The News Matrix: Friday 10 April 2015


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Ashya hospital staff ‘would do it again’

Staff at Southampton General Hospital, where brain-cancer patient Ashya King was treated before he was taken abroad by his parents, have told a BBC documentary about the “outpouring of hatred” they received – but said they would act in the same way if it happened again.

UN’s £118m appeal for Boko Haram victims

The United Nations launched an appeal yesterday to raise $174m (£118m) to support refugees who have fled to Cameroon, Chad and Niger to escape Nigeria’s Boko Haram Islamist insurgency. Fighters have killed thousands in their six-year bid to create an Islamist emirate in north-eastern Nigeria.

Don’t run into trouble with pollution levels

The public is being urged to avoid physical activity today because of air pollution. Levels will reach their highest level this year. The elderly, those with heart conditions, and marathon trainers have been warned. Air quality campaigner Simon Birkett, said: “Everyone should reduce physical exertion.”

Sex workers protest against shutter bid

Scores of prostitutes took to the streets of Amsterdam yesterday to protest moves to rejuvenate the city’s famed Red Light District by shuttering windows where scantily clad sex workers pose to attract clients. The prostitutes say that the closures are depriving them of safe places to work.

Top officer faces quiz on Lawrence inquiry

Former Metropolitan Police Commissioner Lord Stevens is to be investigated in connection with the inquiry into Scotland Yard’s handling of the murder of black teenager Stephen Lawrence. The IPCC confirmed it was investigating the UK’s former highest-ranking serving officer.

Iran accuses Saudi Arabia of genocide

Iranian President Hassan Rouhani  has accused Saudi Arabian forces of enacting a “genocide” in Yemen. Saudi forces, backed by a coalition, are engaged in a campaign against Houthi rebels in the country. The violence has taken an increasingly sectarian tone as Iran and Saudi Arabia, vie for dominance.

‘Obesity may protect against dementia’

Expert advice that being overweight in middle-age raises our risk of dementia later on may be wrong. Indeed, a new study suggests obesity may even protect against mental decline. The research concludes it is those who are underweight in middle age who have a greater chance of dementia.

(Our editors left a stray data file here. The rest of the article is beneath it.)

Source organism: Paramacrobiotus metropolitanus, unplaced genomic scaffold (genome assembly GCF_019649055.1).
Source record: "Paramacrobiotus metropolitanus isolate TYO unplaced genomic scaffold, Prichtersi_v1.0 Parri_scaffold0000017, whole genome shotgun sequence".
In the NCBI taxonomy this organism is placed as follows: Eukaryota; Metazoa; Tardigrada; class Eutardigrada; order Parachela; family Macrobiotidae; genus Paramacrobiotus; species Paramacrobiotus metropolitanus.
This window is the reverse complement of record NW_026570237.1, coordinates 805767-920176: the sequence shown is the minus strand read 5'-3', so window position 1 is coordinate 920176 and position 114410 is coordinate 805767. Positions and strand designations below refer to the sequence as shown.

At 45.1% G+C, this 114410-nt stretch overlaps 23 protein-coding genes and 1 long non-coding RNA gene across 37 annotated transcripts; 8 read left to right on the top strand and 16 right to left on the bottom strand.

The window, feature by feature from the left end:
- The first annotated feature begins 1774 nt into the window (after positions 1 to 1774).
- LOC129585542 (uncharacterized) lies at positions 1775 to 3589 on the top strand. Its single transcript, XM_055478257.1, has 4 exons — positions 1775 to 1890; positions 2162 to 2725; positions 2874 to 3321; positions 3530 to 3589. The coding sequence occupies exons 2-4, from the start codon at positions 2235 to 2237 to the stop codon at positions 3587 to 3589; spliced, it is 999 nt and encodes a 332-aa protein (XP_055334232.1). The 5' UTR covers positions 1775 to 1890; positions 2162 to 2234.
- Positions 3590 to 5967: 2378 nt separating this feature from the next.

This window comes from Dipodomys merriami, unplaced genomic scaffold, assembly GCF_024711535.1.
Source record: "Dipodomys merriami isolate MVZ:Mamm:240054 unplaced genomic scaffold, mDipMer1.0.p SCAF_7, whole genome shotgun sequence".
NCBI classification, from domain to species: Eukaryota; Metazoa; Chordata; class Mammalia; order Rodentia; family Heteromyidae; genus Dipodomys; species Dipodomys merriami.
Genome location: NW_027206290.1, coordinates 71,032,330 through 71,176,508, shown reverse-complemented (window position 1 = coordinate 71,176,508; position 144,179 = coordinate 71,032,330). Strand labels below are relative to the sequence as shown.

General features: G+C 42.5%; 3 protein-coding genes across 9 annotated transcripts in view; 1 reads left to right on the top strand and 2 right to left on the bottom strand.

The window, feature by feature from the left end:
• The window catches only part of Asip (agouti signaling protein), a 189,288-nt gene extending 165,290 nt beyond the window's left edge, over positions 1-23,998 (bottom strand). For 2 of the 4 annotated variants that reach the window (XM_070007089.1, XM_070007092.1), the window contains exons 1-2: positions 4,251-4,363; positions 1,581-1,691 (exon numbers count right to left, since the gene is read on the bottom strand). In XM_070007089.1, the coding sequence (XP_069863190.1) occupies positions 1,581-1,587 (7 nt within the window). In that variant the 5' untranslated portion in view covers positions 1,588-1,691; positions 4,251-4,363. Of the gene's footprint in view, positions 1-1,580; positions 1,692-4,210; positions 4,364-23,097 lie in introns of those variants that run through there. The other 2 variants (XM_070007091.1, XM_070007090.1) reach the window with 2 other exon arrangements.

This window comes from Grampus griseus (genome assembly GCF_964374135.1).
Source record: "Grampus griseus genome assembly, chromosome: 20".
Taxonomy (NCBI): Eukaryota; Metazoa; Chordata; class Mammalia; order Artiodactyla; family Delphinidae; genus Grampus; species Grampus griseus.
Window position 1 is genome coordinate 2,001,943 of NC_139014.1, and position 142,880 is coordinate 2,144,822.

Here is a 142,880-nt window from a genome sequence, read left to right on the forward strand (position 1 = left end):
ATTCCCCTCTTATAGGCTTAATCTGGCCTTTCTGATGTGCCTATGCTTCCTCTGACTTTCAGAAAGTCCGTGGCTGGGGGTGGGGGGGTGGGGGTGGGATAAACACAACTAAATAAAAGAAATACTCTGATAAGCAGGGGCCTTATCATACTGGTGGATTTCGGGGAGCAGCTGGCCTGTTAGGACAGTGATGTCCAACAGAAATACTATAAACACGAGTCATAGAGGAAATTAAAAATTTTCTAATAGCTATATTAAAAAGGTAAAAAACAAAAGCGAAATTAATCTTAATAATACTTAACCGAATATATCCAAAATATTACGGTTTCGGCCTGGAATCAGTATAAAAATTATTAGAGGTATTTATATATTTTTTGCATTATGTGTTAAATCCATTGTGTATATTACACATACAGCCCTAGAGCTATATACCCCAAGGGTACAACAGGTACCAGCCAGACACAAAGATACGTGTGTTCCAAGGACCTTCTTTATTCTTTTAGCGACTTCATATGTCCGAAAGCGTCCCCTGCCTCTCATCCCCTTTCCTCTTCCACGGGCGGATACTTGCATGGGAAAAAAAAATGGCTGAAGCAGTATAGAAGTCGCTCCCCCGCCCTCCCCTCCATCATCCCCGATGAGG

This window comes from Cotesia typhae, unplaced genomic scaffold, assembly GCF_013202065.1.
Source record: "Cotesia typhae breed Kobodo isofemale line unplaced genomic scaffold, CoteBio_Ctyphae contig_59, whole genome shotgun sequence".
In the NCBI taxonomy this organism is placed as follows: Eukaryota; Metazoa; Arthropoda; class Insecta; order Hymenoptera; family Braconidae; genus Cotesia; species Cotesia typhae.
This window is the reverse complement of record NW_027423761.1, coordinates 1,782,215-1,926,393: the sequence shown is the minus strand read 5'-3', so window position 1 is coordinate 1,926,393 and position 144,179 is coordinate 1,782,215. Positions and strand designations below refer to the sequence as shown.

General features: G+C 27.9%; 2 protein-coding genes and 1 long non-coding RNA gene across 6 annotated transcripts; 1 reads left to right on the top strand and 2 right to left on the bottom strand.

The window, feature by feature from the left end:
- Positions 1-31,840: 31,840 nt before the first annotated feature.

Banned driver faces jail for killing cyclist

A lorry driver with a “cavalier lack of respect” for the law is facing jail for killing a cyclist in London after jumping a red light. Unlicensed trucker Barry Meyer, 53, had been banned from the road five times when he crushed Alan Neve to death in 2013. He admitted causing death by careless driving.

Historic moment for America and Cuba

At today’s Summit of the Americas a US president and a Cuban leader will be on stage together for the first time since 1958. But as relations warm between the two countries, ordinary people in Havana are wary about what America’s influence will look like, and how much Cuba should be willing to give up.

Famous violin is going for a song

A violin which has passed between talented hands since the 17th century could fetch up to several hundred thousand pounds at auction. Bonhams auctioneers said the delicate instrument was once owned by the famous Belgian virtuoso Edith Volckaert, who died in 1992 at the age of 42.

How Jong-un was always streets ahead

Children in North Korea are reportedly to be taught that Kim Jong-un learned to drive at the age of three, as part of a new school subject entirely dedicated to his life and “revolutionary works”. Teachers will be expected to teach the outlandish claim as fact, according to a report from South Korea’s TV Chosun.

Nobel design is no shining example...

A design for the new £125m home of the Nobel Foundation in Stockholm drawn up by award-winning British architect Sir David Chipperfield could be scrapped in the face of mounting opposition. His eight-storey Nobel Centre has been derided as too “shiny”.

Dark ratings for lighter look at life

A new television channel in China aimed at highlighting people’s good deeds is failing to incite many warm feelings amongst viewers. The manager of the Lei Feng channel wants to showcase stories about the brighter side of life, but viewing figures have so far been dismal, the official China Youth Daily reports.